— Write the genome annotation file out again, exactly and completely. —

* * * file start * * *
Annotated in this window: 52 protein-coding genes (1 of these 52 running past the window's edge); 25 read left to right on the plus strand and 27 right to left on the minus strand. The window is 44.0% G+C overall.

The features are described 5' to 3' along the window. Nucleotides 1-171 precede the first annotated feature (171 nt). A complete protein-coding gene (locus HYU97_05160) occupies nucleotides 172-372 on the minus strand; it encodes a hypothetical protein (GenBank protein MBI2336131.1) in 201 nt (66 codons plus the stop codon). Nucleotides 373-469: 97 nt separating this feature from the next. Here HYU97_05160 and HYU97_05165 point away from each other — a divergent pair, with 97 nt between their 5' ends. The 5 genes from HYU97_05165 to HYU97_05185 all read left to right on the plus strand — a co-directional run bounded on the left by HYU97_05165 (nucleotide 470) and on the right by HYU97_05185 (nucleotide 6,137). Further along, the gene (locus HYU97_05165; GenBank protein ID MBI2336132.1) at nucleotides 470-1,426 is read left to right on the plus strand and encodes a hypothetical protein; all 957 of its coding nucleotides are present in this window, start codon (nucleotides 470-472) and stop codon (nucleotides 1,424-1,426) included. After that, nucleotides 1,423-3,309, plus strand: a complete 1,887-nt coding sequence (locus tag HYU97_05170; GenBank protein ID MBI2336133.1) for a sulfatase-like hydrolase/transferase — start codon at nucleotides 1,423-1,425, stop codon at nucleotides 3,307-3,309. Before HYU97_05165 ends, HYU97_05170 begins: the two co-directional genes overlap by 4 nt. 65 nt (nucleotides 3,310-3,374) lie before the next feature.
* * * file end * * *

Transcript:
Annotated in this window: 52 protein-coding genes (1 of these 52 running past the window's edge); 25 read left to right on the plus strand and 27 right to left on the minus strand. The window is 44.0% G+C overall.

The features are described 5' to 3' along the window. Nucleotides 1-171 precede the first annotated feature (171 nt). A complete protein-coding gene (locus HYU97_05160) occupies nucleotides 172-372 on the minus strand; it encodes a hypothetical protein (GenBank protein MBI2336131.1) in 201 nt (66 codons plus the stop codon). Nucleotides 373-469: 97 nt separating this feature from the next. Here HYU97_05160 and HYU97_05165 point away from each other — a divergent pair, with 97 nt between their 5' ends. The 5 genes from HYU97_05165 to HYU97_05185 all read left to right on the plus strand — a co-directional run bounded on the left by HYU97_05165 (nucleotide 470) and on the right by HYU97_05185 (nucleotide 6,137). Further along, the gene (locus HYU97_05165; GenBank protein ID MBI2336132.1) at nucleotides 470-1,426 is read left to right on the plus strand and encodes a hypothetical protein; all 957 of its coding nucleotides are present in this window, start codon (nucleotides 470-472) and stop codon (nucleotides 1,424-1,426) included. After that, nucleotides 1,423-3,309, plus strand: a complete 1,887-nt coding sequence (locus tag HYU97_05170; GenBank protein ID MBI2336133.1) for a sulfatase-like hydrolase/transferase — start codon at nucleotides 1,423-1,425, stop codon at nucleotides 3,307-3,309. Before HYU97_05165 ends, HYU97_05170 begins: the two co-directional genes overlap by 4 nt. 65 nt (nucleotides 3,310-3,374) lie before the next feature.